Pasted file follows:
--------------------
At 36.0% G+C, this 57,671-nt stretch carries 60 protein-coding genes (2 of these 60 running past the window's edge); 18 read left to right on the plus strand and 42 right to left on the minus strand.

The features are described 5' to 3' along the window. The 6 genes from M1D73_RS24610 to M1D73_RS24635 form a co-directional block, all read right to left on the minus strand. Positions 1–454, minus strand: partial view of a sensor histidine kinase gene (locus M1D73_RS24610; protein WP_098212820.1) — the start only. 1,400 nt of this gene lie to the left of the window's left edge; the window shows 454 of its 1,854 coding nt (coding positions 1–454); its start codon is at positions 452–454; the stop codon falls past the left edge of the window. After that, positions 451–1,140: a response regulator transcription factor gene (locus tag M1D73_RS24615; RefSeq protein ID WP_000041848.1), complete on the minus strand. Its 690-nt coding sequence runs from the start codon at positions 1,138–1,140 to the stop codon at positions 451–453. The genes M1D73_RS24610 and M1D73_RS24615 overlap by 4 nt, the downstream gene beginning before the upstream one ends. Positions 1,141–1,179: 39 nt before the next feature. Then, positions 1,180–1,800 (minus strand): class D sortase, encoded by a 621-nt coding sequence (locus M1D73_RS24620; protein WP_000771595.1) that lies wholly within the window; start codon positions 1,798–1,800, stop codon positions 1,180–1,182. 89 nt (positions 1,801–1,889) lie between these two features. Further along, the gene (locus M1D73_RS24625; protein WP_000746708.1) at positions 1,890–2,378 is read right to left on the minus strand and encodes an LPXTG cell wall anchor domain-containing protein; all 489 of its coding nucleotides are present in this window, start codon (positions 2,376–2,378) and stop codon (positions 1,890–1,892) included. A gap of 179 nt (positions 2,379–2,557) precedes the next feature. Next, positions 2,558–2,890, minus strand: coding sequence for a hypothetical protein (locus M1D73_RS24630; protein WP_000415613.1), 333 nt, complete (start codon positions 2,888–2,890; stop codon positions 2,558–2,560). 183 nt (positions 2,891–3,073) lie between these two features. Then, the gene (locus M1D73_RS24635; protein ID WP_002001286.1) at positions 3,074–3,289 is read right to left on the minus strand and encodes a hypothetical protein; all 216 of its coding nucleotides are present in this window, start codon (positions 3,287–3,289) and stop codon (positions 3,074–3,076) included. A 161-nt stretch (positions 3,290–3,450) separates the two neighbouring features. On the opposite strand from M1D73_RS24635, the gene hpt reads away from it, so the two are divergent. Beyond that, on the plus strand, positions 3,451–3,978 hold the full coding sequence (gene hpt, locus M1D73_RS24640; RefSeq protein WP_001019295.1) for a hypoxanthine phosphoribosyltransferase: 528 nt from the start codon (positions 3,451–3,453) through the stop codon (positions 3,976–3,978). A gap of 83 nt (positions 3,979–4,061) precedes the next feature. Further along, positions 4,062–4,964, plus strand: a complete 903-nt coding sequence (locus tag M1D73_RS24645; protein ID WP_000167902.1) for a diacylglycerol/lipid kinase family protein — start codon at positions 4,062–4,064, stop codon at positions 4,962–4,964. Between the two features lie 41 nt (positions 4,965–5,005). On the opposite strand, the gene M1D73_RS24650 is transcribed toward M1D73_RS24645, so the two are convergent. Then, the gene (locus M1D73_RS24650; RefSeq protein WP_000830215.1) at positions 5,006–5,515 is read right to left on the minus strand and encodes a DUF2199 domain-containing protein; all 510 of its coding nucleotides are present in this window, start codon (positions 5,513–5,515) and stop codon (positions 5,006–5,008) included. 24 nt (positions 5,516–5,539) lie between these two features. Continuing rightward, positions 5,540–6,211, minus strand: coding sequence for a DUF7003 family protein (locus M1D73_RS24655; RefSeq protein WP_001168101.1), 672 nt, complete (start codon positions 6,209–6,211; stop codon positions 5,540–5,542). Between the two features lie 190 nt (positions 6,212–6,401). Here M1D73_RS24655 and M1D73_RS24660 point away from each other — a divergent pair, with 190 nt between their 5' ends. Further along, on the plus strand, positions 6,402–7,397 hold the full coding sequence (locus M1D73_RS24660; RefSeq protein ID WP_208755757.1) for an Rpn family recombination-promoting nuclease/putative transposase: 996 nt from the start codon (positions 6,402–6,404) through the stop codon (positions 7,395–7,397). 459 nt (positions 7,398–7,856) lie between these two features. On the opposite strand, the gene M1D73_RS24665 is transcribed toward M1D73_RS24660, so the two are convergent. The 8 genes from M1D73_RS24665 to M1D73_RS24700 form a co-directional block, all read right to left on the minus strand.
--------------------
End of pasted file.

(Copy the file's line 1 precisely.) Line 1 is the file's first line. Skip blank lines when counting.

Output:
At 36.0% G+C, this 57,671-nt stretch carries 60 protein-coding genes (2 of these 60 running past the window's edge); 18 read left to right on the plus strand and 42 right to left on the minus strand.